There are two ways to use File.open:
 1) the one you may be familiar with, like

my_file = File.open("songdata") 
s = my_file.read
my_file.close

 2) the second that takes a block

File.open("songdata") do |my_file|
  s = my_file.read
end

#open calls the block only one time (there is
nothing to iterate here) passing in the file object
it would have returned if called without the block.

Why? because it's a nice way of resource handling. 
After calling the block #open closes the file. You
can't forget to call close.

cheers

Simon

> -----Original Message-----
> From: Jurgen Stroo [mailto:blurg / JurgenStroo.com] 
> Sent: Thursday, September 22, 2005 10:16 AM
> To: ruby-talk ML
> Subject: Argument passing with |boofar| (fwd)
> 
> Lo Fellow listers,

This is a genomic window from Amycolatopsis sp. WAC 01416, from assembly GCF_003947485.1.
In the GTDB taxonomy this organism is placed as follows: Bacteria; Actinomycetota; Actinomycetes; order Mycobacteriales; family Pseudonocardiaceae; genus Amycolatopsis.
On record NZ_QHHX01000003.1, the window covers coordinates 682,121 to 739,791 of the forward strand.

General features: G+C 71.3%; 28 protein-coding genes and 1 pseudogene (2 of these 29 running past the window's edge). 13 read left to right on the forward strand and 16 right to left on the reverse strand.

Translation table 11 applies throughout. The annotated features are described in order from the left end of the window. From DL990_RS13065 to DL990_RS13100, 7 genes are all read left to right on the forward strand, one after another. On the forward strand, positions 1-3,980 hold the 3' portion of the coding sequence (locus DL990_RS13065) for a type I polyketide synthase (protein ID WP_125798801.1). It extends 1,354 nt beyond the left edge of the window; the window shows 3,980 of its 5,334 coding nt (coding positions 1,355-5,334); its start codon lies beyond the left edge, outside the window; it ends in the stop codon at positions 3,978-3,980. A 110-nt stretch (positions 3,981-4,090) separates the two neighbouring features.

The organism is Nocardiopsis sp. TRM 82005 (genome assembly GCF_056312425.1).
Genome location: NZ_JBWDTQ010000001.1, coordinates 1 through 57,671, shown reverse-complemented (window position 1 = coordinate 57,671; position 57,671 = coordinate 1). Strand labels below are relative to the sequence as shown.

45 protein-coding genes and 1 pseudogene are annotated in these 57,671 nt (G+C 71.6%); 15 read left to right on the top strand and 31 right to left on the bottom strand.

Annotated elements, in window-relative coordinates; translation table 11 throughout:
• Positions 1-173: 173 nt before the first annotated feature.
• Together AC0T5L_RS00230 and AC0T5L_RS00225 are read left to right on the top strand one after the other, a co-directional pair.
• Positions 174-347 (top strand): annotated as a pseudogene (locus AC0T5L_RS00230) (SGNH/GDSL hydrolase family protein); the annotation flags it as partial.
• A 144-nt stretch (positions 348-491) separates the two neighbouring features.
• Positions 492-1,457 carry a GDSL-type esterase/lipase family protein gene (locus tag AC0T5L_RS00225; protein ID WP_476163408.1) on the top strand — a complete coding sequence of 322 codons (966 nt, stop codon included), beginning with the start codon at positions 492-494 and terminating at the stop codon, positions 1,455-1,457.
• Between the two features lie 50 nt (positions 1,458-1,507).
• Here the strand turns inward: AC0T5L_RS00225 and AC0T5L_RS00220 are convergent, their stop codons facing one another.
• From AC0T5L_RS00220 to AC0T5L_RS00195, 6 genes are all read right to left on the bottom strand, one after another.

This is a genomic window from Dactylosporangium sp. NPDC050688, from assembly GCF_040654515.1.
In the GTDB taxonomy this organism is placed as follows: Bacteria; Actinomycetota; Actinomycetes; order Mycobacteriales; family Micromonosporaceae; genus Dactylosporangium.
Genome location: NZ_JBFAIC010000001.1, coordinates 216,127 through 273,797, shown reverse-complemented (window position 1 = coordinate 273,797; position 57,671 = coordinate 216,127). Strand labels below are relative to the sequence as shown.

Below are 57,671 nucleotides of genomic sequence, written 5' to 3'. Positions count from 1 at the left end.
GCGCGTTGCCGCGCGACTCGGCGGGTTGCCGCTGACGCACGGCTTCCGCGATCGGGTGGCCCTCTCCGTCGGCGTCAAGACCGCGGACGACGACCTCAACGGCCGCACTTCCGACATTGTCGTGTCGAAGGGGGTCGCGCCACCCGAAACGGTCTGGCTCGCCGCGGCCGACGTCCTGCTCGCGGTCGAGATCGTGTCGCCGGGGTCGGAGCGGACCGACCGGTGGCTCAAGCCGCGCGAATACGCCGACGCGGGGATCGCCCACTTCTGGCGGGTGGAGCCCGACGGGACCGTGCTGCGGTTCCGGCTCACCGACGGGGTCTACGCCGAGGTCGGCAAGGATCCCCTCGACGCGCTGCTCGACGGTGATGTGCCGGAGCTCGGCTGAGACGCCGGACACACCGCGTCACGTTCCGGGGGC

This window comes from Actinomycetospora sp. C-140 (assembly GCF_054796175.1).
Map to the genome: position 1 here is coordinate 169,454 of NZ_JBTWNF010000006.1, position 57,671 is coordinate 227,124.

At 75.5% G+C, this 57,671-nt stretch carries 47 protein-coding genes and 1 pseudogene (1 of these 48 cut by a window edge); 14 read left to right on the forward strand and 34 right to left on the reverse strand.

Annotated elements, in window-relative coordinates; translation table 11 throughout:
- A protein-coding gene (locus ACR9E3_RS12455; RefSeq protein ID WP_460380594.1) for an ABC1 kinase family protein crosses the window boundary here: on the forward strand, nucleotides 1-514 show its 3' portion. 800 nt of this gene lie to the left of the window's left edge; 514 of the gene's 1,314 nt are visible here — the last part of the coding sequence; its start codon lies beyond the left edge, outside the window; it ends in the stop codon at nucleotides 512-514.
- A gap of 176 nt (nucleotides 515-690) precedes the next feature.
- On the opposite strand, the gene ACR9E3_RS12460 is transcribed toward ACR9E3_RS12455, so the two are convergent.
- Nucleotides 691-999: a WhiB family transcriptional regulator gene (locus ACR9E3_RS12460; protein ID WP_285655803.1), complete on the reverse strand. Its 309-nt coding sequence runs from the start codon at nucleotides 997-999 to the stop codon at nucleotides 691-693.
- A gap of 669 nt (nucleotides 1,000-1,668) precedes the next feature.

> 
> I already mentioned I am starting to learn Ruby the last 
> couple of days.
> I came across the following in the Prog. Ruby book:
> 
> File.open("songdata") do |song_file|
>   songs = SongList.new
>   song_file.each do |line|
>       file, length, name, title = line.chomp.split(/\s*|\s*/)
>     songs.append(Song.new(title,name,length))
>   end
>   puts songs[1]
> end
> 
> I previously read about the argument passing between methods and code
> blocks. They used explanations of this construct which were 
> indeed clear
> to me:
> 
> ('a'..'e').each {|char| print char}
> 
> this each method is of course iterating over the list and 
> returning the
> value each time for each list entry, which is passed as the variable
> 'char' in the block. (correct me if I'm wrong)
> 
> But, in the case of:
> 
>   File.open("songdata") do |song_file|
> 
> what is returned then? I mean, the File.open is just a 
> statement without a
> return value, or isn't it?
> 
> I hope someone can explain me the inner workings of the given example
> which is not clear to me.
> 
> Many thanks,
> Jurgen
> 
> 
>